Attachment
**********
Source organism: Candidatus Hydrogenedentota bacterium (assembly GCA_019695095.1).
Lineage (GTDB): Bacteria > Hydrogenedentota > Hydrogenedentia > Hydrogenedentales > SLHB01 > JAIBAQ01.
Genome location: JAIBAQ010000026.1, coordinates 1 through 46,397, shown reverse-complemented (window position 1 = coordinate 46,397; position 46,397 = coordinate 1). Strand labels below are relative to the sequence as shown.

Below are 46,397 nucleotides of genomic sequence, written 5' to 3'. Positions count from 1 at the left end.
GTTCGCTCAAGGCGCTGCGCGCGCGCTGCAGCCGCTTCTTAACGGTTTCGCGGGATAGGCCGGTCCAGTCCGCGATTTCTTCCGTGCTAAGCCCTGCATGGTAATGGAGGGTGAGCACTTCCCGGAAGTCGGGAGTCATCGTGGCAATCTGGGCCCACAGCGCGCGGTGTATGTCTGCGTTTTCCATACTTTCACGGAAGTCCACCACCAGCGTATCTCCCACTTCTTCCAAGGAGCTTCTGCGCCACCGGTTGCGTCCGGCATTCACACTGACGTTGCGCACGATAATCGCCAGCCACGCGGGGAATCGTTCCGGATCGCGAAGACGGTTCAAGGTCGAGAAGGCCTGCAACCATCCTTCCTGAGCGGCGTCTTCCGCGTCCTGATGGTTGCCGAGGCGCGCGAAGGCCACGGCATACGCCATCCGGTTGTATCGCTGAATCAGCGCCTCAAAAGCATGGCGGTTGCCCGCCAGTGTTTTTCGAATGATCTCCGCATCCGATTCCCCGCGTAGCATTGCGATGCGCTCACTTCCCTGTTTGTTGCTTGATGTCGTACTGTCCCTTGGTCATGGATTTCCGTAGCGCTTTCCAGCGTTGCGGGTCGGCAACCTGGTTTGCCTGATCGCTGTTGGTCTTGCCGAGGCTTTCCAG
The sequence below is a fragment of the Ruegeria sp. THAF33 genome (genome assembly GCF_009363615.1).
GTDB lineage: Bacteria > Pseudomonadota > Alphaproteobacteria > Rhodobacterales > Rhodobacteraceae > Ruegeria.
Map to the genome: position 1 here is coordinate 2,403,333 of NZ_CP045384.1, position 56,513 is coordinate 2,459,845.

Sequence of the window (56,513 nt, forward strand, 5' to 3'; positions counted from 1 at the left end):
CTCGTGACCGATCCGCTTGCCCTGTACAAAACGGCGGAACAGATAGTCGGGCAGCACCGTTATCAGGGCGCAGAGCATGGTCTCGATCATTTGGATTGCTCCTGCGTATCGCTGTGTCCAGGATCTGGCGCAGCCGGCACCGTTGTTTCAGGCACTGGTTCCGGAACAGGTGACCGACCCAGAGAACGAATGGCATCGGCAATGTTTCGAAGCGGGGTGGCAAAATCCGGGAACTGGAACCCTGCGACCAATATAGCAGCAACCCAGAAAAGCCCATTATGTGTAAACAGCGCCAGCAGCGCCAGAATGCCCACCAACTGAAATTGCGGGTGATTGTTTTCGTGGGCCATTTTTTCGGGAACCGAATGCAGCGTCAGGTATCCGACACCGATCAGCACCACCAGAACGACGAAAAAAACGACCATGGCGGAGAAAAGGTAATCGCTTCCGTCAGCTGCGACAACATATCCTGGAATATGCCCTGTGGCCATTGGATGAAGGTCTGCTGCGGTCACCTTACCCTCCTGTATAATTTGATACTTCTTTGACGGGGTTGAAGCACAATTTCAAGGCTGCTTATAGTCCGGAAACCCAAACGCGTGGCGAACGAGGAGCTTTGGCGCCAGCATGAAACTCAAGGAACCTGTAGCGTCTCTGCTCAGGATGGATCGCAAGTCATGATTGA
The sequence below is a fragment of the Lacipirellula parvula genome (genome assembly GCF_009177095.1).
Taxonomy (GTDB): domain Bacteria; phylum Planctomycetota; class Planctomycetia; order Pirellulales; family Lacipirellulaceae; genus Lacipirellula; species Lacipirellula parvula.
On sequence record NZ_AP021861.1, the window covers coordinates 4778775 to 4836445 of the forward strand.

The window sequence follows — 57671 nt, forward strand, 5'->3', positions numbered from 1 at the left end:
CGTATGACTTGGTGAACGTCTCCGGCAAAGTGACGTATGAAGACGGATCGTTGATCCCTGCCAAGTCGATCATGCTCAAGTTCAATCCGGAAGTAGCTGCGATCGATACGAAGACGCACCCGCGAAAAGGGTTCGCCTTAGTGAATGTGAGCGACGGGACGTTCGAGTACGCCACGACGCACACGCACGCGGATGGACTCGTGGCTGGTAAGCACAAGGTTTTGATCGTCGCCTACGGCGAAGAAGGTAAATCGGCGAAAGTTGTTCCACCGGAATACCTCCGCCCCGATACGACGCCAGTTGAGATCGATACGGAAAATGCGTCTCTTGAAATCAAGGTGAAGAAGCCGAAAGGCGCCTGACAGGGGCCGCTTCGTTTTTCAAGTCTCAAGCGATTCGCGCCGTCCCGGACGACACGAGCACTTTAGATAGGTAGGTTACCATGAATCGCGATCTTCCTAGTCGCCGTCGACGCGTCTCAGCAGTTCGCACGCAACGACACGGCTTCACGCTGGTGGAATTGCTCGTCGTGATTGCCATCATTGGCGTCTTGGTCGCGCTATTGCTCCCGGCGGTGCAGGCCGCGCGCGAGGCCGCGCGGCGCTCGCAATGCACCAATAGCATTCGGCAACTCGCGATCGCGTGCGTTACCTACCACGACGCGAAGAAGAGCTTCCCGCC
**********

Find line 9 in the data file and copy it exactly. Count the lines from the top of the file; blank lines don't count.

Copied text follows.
Sequence of the window (56,513 nt, forward strand, 5' to 3'; positions counted from 1 at the left end):